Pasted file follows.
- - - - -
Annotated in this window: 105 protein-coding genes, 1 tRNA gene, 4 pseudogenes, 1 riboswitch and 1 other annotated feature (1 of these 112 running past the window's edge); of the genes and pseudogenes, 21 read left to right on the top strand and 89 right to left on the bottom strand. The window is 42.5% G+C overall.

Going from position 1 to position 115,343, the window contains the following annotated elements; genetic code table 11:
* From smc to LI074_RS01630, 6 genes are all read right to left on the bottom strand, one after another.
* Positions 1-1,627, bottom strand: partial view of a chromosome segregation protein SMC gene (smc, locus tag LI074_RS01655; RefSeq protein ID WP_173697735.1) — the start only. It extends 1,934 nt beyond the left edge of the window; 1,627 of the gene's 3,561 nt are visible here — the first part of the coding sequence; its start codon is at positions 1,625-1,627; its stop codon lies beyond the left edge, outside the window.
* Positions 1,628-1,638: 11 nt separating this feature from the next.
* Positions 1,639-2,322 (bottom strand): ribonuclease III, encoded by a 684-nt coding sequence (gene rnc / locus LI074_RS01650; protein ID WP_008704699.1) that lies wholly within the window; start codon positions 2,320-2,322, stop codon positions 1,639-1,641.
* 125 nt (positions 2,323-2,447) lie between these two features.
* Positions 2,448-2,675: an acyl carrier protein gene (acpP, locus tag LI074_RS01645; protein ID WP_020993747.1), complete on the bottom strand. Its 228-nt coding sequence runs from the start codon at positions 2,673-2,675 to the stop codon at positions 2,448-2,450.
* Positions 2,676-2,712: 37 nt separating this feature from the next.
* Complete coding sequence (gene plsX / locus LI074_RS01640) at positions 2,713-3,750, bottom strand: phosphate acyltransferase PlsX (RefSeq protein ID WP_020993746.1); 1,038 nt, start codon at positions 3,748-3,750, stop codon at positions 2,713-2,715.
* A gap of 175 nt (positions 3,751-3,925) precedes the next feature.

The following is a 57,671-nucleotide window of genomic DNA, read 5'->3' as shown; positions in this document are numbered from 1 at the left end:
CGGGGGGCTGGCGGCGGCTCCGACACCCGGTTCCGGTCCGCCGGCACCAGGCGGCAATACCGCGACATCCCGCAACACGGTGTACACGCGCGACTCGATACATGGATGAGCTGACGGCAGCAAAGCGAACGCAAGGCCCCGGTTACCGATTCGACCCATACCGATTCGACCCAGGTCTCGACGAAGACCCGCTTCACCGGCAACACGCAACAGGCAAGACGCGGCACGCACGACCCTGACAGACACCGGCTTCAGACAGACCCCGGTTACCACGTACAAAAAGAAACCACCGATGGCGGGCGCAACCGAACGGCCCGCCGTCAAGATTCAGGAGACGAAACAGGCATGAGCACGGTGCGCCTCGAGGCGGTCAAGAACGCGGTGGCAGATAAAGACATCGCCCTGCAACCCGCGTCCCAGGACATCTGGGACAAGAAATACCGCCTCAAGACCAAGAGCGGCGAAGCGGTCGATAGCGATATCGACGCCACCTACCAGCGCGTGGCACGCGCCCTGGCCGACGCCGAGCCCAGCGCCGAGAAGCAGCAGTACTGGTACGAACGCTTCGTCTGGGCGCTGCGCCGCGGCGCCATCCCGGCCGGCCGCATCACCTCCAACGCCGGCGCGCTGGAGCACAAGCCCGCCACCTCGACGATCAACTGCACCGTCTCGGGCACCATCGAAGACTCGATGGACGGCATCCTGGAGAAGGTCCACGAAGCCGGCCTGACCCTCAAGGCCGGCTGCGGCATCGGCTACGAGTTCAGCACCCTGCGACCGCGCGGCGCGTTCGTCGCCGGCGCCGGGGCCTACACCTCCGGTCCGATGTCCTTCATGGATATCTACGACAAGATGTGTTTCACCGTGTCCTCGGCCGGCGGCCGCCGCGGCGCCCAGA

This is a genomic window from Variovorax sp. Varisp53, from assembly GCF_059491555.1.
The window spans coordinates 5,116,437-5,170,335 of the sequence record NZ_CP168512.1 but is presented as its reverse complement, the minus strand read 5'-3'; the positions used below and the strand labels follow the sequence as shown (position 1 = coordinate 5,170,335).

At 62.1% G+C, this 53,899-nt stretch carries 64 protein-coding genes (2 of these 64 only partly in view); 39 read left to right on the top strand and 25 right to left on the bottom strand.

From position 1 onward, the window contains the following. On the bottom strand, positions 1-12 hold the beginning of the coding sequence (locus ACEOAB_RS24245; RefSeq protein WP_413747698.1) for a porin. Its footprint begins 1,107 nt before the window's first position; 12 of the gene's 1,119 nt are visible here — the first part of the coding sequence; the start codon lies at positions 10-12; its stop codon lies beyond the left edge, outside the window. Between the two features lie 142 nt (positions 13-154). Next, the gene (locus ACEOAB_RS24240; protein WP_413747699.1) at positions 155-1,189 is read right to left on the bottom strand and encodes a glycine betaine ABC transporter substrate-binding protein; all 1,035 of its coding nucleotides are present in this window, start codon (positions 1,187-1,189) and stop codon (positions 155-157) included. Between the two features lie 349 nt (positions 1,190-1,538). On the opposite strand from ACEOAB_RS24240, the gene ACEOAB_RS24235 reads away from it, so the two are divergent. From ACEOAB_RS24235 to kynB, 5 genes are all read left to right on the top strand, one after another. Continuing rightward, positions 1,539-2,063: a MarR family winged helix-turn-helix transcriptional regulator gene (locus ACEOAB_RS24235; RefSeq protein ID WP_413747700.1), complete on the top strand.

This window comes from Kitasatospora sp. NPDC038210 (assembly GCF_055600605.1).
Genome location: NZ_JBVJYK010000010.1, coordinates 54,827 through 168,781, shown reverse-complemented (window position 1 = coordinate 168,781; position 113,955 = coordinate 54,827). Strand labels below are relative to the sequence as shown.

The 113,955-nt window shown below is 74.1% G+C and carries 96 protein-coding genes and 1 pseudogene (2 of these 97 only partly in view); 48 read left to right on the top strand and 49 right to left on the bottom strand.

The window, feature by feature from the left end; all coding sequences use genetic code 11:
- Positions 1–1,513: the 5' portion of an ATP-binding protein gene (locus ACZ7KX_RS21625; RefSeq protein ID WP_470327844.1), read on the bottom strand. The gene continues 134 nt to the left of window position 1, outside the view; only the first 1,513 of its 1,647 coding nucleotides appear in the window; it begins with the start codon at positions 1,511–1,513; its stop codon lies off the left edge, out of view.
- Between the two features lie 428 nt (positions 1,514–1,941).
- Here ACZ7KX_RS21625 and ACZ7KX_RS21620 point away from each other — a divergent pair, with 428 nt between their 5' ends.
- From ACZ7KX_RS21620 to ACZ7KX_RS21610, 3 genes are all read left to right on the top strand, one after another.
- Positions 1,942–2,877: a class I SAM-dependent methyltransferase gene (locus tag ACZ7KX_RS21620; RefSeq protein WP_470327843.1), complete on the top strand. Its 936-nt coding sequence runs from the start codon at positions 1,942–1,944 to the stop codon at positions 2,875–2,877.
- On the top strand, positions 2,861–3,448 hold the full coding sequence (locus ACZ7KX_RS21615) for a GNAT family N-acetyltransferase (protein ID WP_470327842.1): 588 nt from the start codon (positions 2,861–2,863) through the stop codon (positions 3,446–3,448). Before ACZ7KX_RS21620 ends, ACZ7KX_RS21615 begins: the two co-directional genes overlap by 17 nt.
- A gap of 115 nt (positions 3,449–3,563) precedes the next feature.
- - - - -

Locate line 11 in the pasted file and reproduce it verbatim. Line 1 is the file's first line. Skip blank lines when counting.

* A gap of 175 nt (positions 3,751-3,925) precedes the next feature.